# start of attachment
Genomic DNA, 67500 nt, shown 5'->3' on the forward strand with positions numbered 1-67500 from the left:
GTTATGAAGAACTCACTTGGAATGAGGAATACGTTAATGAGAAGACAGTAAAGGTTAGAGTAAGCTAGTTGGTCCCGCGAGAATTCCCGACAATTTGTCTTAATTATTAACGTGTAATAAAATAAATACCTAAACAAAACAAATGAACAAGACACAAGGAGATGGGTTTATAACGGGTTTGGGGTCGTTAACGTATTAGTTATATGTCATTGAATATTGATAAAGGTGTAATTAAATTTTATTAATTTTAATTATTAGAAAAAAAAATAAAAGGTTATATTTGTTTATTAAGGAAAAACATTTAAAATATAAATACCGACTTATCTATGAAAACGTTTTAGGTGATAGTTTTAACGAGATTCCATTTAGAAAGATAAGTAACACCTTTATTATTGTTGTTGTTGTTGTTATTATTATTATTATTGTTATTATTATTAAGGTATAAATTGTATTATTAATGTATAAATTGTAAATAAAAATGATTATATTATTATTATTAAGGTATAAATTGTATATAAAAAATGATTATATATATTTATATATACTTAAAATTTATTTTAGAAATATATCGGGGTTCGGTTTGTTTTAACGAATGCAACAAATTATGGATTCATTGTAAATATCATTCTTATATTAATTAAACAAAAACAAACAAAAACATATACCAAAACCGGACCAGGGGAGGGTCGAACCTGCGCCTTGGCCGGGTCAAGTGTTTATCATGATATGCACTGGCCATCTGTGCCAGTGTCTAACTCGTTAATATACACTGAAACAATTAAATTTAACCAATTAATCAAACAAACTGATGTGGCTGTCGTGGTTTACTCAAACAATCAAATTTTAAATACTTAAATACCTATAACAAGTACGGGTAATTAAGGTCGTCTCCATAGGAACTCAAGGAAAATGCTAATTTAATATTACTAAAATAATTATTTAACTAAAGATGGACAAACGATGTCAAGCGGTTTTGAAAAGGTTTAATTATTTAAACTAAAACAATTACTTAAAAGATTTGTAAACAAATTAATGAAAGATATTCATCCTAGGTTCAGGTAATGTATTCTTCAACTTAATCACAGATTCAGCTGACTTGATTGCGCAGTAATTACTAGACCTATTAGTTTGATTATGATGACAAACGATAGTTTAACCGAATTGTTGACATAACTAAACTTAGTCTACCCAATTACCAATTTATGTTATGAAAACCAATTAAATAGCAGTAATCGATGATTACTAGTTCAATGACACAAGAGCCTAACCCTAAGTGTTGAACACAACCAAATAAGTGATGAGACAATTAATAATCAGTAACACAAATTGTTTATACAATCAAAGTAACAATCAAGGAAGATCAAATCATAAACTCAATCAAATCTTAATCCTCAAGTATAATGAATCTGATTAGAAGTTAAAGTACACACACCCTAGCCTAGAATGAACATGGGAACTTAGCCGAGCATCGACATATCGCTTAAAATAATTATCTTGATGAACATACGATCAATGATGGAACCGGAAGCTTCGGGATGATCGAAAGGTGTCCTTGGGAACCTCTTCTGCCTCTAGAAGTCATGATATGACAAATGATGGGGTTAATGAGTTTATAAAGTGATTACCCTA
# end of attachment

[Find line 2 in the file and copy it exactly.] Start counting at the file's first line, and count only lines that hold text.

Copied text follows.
GTTATGAAGAACTCACTTGGAATGAGGAATACGTTAATGAGAAGACAGTAAAGGTTAGAGTAAGCTAGTTGGTCCCGCGAGAATTCCCGACAATTTGTCTTAATTATTAACGTGTAATAAAATAAATACCTAAACAAAACAAATGAACAAGACACAAGGAGATGGGTTTATAACGGGTTTGGGGTCGTTAACGTATTAGTTATATGTCATTGAATATTGATAAAGGTGTAATTAAATTTTATTAATTTTAATTATTAGAAAAAAAAATAAAAGGTTATATTTGTTTATTAAGGAAAAACATTTAAAATATAAATACCGACTTATCTATGAAAACGTTTTAGGTGATAGTTTTAACGAGATTCCATTTAGAAAGATAAGTAACACCTTTATTATTGTTGTTGTTGTTGTTATTATTATTATTATTGTTATTATTATTAAGGTATAAATTGTATTATTAATGTATAAATTGTAAATAAAAATGATTATATTATTATTATTAAGGTATAAATTGTATATAAAAAATGATTATATATATTTATATATACTTAAAATTTATTTTAGAAATATATCGGGGTTCGGTTTGTTTTAACGAATGCAACAAATTATGGATTCATTGTAAATATCATTCTTATATTAATTAAACAAAAACAAACAAAAACATATACCAAAACCGGACCAGGGGAGGGTCGAACCTGCGCCTTGGCCGGGTCAAGTGTTTATCATGATATGCACTGGCCATCTGTGCCAGTGTCTAACTCGTTAATATACACTGAAACAATTAAATTTAACCAATTAATCAAACAAACTGATGTGGCTGTCGTGGTTTACTCAAACAATCAAATTTTAAATACTTAAATACCTATAACAAGTACGGGTAATTAAGGTCGTCTCCATAGGAACTCAAGGAAAATGCTAATTTAATATTACTAAAATAATTATTTAACTAAAGATGGACAAACGATGTCAAGCGGTTTTGAAAAGGTTTAATTATTTAAACTAAAACAATTACTTAAAAGATTTGTAAACAAATTAATGAAAGATATTCATCCTAGGTTCAGGTAATGTATTCTTCAACTTAATCACAGATTCAGCTGACTTGATTGCGCAGTAATTACTAGACCTATTAGTTTGATTATGATGACAAACGATAGTTTAACCGAATTGTTGACATAACTAAACTTAGTCTACCCAATTACCAATTTATGTTATGAAAACCAATTAAATAGCAGTAATCGATGATTACTAGTTCAATGACACAAGAGCCTAACCCTAAGTGTTGAACACAACCAAATAAGTGATGAGACAATTAATAATCAGTAACACAAATTGTTTATACAATCAAAGTAACAATCAAGGAAGATCAAATCATAAACTCAATCAAATCTTAATCCTCAAGTATAATGAATCTGATTAGAAGTTAAAGTACACACACCCTAGCCTAGAATGAACATGGGAACTTAGCCGAGCATCGACATATCGCTTAAAATAATTATCTTGATGAACATACGATCAATGATGGAACCGGAAGCTTCGGGATGATCGAAAGGTGTCCTTGGGAACCTCTTCTGCCTCTAGAAGTCATGATATGACAAATGATGGGGTTAATGAGTTTATAAAGTGATTACCCTA